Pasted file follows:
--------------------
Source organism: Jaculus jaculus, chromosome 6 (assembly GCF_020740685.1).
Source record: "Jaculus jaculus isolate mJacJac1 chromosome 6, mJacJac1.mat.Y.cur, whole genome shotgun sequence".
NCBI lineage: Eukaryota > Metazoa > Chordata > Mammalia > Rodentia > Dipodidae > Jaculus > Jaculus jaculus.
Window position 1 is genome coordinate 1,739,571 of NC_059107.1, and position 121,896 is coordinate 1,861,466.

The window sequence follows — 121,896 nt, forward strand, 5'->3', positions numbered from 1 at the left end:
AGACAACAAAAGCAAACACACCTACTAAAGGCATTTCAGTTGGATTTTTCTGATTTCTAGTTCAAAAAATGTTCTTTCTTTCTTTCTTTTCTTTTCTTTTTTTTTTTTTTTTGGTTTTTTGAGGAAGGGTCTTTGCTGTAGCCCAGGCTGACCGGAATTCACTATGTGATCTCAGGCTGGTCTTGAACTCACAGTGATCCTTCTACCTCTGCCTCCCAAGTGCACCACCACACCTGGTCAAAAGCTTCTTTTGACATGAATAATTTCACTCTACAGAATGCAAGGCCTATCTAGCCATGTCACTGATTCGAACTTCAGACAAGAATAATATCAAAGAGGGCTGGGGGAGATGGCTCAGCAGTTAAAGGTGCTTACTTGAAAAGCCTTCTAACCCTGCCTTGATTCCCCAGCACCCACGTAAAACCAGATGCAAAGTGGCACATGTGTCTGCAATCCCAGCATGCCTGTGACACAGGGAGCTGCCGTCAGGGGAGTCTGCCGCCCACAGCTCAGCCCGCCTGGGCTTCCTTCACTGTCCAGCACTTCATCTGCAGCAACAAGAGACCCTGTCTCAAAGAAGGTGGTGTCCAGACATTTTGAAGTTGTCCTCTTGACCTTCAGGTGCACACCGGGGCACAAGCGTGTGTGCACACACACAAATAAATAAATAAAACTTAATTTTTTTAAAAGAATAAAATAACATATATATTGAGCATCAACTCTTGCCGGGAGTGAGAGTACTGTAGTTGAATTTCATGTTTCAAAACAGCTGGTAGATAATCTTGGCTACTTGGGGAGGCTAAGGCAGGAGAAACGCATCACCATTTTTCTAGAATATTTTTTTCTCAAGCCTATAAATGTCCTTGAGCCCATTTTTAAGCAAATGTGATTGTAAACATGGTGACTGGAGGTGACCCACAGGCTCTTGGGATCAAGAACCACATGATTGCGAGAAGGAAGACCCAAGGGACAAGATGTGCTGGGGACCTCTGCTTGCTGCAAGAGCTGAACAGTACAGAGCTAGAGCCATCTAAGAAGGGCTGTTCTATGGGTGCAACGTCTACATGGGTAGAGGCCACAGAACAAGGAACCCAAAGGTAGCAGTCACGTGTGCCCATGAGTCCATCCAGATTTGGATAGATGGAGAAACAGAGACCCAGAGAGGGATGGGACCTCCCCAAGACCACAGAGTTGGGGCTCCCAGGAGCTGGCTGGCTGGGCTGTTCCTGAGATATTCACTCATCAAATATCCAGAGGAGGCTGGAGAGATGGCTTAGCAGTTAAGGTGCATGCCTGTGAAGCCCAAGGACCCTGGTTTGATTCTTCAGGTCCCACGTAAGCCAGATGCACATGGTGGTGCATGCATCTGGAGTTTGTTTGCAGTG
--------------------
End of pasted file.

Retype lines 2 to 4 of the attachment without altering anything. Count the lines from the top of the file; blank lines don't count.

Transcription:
Source record: "Jaculus jaculus isolate mJacJac1 chromosome 6, mJacJac1.mat.Y.cur, whole genome shotgun sequence".
NCBI lineage: Eukaryota > Metazoa > Chordata > Mammalia > Rodentia > Dipodidae > Jaculus > Jaculus jaculus.
Window position 1 is genome coordinate 1,739,571 of NC_059107.1, and position 121,896 is coordinate 1,861,466.